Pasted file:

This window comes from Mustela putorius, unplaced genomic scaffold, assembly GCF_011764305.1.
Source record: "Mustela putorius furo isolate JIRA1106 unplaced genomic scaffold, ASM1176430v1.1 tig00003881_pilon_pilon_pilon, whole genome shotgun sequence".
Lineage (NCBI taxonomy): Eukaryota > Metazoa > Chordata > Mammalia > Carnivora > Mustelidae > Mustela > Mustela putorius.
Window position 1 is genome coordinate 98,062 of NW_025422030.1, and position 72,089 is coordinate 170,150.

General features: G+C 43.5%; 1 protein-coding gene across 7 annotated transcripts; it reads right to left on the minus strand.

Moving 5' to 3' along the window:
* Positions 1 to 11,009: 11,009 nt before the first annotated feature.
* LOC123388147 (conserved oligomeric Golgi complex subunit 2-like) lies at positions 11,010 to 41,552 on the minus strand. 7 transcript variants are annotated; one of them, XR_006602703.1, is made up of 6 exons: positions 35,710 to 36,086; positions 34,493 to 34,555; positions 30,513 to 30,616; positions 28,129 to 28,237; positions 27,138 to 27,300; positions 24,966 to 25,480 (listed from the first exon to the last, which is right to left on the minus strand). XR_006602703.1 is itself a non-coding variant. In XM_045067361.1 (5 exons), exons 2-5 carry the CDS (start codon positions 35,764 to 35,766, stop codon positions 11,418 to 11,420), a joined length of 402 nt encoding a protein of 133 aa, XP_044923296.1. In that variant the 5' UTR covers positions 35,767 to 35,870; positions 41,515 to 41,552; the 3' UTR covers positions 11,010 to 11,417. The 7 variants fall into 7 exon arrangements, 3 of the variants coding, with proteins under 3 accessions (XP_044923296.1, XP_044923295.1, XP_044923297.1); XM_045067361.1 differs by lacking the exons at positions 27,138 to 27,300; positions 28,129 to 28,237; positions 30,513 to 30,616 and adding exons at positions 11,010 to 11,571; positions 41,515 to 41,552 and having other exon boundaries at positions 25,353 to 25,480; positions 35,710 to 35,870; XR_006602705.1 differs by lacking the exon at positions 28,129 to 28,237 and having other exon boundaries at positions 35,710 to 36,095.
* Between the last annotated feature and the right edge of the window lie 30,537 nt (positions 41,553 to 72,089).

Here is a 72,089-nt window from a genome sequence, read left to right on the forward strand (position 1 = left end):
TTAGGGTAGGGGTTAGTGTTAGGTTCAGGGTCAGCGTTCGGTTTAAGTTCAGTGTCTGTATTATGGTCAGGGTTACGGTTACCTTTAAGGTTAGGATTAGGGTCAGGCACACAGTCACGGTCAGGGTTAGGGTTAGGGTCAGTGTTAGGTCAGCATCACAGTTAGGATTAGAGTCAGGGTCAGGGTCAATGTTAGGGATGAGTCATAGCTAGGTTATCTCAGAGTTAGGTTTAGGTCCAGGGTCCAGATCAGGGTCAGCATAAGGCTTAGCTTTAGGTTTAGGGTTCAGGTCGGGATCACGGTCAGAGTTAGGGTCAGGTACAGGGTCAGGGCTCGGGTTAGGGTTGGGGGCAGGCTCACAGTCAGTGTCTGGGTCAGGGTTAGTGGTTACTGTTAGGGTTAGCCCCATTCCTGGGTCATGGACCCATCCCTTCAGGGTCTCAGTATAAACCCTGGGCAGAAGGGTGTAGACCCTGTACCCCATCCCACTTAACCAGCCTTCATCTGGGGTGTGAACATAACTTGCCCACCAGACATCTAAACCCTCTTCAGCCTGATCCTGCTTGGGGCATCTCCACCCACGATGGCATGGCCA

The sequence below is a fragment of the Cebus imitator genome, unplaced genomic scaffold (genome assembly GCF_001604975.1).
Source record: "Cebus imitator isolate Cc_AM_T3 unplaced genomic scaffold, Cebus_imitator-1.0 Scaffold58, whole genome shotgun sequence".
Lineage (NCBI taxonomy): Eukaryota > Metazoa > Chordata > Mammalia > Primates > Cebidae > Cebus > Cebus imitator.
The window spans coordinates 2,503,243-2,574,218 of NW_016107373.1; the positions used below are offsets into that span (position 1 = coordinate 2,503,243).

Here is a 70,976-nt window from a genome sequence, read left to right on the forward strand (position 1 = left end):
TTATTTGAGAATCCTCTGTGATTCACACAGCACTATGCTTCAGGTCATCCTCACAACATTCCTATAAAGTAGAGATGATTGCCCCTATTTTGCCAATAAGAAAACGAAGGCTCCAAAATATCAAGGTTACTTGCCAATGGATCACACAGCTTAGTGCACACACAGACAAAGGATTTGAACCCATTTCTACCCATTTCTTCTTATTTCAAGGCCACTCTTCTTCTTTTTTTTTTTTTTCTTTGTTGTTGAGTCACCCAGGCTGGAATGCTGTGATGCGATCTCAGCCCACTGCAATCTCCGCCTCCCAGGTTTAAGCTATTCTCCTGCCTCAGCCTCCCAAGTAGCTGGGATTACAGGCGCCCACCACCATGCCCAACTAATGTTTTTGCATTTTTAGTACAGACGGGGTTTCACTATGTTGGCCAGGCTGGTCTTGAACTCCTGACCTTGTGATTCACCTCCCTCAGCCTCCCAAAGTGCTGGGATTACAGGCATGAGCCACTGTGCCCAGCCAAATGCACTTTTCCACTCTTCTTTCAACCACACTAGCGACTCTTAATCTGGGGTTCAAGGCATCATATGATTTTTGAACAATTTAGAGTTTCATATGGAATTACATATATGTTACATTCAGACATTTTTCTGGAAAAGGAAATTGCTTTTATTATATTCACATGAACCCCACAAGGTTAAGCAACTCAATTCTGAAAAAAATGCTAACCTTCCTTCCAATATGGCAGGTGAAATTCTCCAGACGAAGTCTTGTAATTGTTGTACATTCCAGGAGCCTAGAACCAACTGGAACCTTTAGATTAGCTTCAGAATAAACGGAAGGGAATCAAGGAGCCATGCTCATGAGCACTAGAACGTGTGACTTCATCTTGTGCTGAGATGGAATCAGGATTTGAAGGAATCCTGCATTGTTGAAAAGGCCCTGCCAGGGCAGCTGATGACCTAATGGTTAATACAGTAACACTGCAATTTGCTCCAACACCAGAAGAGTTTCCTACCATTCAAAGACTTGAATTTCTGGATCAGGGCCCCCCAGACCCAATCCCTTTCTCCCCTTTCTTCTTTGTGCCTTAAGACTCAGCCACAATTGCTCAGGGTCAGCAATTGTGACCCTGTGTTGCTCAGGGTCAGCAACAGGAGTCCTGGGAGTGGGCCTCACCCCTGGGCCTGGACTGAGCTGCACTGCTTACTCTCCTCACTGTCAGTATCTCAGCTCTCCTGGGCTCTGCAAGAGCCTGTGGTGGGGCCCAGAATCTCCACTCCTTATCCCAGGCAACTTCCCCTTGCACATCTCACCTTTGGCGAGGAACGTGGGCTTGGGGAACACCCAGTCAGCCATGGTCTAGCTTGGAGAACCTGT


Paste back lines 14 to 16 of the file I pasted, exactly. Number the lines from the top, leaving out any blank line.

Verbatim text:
Lineage (NCBI taxonomy): Eukaryota > Metazoa > Chordata > Mammalia > Primates > Cebidae > Cebus > Cebus imitator.
The window spans coordinates 2,503,243-2,574,218 of NW_016107373.1; the positions used below are offsets into that span (position 1 = coordinate 2,503,243).

Here is a 70,976-nt window from a genome sequence, read left to right on the forward strand (position 1 = left end):